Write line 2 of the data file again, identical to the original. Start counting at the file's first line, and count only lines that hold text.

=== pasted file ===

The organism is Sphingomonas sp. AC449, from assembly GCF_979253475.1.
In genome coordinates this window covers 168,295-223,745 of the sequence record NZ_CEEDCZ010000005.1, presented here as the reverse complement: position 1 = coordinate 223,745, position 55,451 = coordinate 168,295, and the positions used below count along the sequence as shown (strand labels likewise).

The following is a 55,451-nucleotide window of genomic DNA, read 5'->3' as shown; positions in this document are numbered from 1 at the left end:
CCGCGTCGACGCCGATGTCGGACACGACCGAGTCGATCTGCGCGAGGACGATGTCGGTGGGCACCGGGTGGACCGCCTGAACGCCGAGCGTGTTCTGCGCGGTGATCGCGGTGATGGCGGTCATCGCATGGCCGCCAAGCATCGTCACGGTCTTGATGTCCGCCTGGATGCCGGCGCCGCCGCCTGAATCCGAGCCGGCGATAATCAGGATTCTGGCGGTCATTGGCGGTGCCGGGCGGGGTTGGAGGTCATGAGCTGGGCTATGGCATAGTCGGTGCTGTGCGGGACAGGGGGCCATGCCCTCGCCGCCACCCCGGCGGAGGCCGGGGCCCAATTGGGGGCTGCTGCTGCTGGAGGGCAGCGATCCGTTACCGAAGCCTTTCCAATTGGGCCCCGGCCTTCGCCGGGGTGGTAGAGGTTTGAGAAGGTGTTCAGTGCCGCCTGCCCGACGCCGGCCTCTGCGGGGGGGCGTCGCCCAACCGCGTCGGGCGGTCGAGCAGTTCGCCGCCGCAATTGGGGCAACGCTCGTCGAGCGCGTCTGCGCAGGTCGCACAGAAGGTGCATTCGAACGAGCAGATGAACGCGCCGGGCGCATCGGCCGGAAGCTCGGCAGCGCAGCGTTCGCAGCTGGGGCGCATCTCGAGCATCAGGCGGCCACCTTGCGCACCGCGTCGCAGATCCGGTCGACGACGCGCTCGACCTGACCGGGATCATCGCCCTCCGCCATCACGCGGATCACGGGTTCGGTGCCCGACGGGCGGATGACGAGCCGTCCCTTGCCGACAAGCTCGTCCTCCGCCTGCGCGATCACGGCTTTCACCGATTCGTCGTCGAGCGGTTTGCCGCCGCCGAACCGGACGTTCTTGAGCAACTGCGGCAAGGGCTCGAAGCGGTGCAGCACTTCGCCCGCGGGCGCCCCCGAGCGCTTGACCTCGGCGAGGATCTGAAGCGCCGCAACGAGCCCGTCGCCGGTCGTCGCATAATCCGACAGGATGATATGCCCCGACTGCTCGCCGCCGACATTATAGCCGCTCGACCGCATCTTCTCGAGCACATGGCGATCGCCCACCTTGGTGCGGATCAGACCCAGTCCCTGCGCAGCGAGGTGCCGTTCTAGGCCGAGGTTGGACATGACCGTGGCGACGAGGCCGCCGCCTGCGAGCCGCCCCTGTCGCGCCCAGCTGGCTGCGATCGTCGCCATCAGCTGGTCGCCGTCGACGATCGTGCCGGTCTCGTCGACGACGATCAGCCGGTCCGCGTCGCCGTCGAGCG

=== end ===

In genome coordinates this window covers 168,295-223,745 of the sequence record NZ_CEEDCZ010000005.1, presented here as the reverse complement: position 1 = coordinate 223,745, position 55,451 = coordinate 168,295, and the positions used below count along the sequence as shown (strand labels likewise).